Beauty, power and humor

There are some blogs I check every day, because they are so consistently worth reading. Let me pass on some recommendations.

All Things 2 All by Catez Stevens of New Zealand is always a place for God-soaked wisdom. Yesterday, Catez posted Beauty Talk, inspired by reflections about beauty by John Schroeder and yours truly. Here’s a sample:

A few days ago I realized that I probably have a type of cancer again. I noticed it nonchalantly at first but have become very conscious of it. I know what it looks like as I’ve had it before, and then it was small and easily removed. It was everyone else that was worried about it, while I was quite matter of fact on the whole. I had some minor anxiety. This time it’s in a completely different region than before and I haven’t been able to push it aside so easily—partly because it has appeared suddenly (but will have developed over time) and is visible, and partly because removing it will very probably involve leaving me with a facial scar. My personal concept of beauty is being challenged. I’m still processing this but the one thing I do know is that I have a deeply held belief that we are made in God’s image. I understand that exterior beauty is subject to age, disease, and trauma. Interior beauty is of the spirit—and is not dependent on exterior beauty.

The A-Team Blog is a tag-team effort by a group of very sharp thinkers, usually dealing with matters of Christian apologetics and culture. Amy has written a two-part post on Relativism, Power and the Need for a Standard—Part One. (Part Two is here.) She’s discussing the difficulty of making value judgments if your world view is purely materialistic, and the tendency of materialists to say that all power, no matter how it is used, is evil.

Recently, I heard a radio talk show host cite a study showing a general increase in support for Israel (rather than the Palestinians) in the United States, but with a very large difference between the percentage of support among Republicans and that among Democrats. The host suggested this may be due to a greater acceptance of relativism on the part of the left (i.e., an inability or unwillingness to make judgments based on moral considerations in distinguishing between acts of terror targeting innocents and acts of military defense).

A woman’s call during this segment illustrated this perfectly. In answer to the question, “Why are Democrats more likely to support the Palestinians than Republicans?” she responded, “I’m a Democrat, and I can tell you why. We are concerned—and have historically been concerned–with power. Right now, Israel has the power, and the Palestinians are the oppressed, so we support them.”

There it is again! As I’ve written before, concern about power comes up over and over as the central reason for why the left (both political and religious) choose their positions. Power is discussed far more often than right, wrong, and truth. Some political leaders urge us to support the Palestinians because they have less power; some religious leaders urge us to adopt “humble beliefs” (beliefs that won’t cause one to have more power than another) rather than asking us to have a humble attitude about true beliefs.

Mere Orthodoxy is another excellent team blog that also focuses on Christian thought. A recent post on G.K. Chesterton caught my attention. Chesterton was one of those rare Christian thinkers of amazing discernment applied with a very engaging sense of humor. He has sometimes been thought of as less-than-serious because of his use of humor, and that is the subject of Jollyblogger and Chesterton.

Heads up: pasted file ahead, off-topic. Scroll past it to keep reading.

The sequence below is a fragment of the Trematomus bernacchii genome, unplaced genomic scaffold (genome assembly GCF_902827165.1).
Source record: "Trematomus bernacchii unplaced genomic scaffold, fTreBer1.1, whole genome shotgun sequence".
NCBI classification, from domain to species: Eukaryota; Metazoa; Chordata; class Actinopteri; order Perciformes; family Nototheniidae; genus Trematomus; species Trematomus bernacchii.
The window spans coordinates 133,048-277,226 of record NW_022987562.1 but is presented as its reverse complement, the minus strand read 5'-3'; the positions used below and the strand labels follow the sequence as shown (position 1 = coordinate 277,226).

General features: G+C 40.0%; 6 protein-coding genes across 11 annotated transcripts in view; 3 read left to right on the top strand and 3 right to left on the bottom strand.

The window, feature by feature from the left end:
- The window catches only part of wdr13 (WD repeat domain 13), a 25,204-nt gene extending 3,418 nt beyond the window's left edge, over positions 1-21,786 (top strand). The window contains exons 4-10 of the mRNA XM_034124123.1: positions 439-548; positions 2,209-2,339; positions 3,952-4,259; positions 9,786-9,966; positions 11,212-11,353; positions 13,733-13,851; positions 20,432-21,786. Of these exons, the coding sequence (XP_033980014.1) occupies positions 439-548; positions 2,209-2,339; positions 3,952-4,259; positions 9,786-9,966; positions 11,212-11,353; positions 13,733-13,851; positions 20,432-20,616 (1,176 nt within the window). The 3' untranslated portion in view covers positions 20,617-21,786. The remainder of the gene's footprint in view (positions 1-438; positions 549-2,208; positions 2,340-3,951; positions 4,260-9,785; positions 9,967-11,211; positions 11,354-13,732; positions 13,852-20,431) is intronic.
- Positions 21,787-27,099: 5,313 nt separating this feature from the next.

Contra those who criticized him, Chesterton’s ability to write with humor and levity stems from his deadly seriousness. As he says later in the same chapter,

“Mr. McCabe thinks that I am not serious but only funny, because Mr. McCabe thinks that funny is the opposite of serious. Funny is the opposite of not funny, and of nothing else. The question of whether a man expresses himself in a grotesque or laughable phraseology, or in a stately and restrained phraseology, is not a question of motive or of moral state, it is a question of instinctive language and self-expression. Whether a man chooses to tell the truth in long sentences or short jokes is a problem analogous to whether he chooses to tell the truth in French or German. Whether a man preaches his gospel grotesquely or gravely is merely like the question of whether he preaches it in prose or verse… The truth is, as I have said, that in this sense the two qualities of fun and seriousness have nothing whatever to do with each other, they are no more comparable than black and triangular. Mr. Bernard Shaw is funny and not sincere. Mr. McCabe is sincere and not funny. The average Cabinet Minister is not sincere and not funny.”

I’m always looking for interesting new blogs to read. What are some of your favorites?

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  1. A new one that’s appeared on the scene recently is A Sparrow’s Home, out on Prince Edward Island. She’s a school librarian and a minister’s wife. She has four children, I think. Two are in a band that just won a big music award up north. She has beautiful photography and good writing.

  2. PS. I really like Allthings2all, too. Catez has a real gift, and should write a book or two.

  3. Charlie,

    I enjoy Chris Malott’s blog (Malott’s Blog). He’s serious and funny, often at the same time. I especially enjoy the monthly Bachelor Tips (though I suspect bachelor tips aren’t of any official value to either you or me).

  4. Charlie, I appreciate Catez’ writing too, and also Julana’s. Another of my favorite blogs is Martin LaBar’s Sun and Shield. His posts are thoughtful, varied, and off the beaten track but always relevant. He also links to lots of interesting articles, esp. on science-related issues.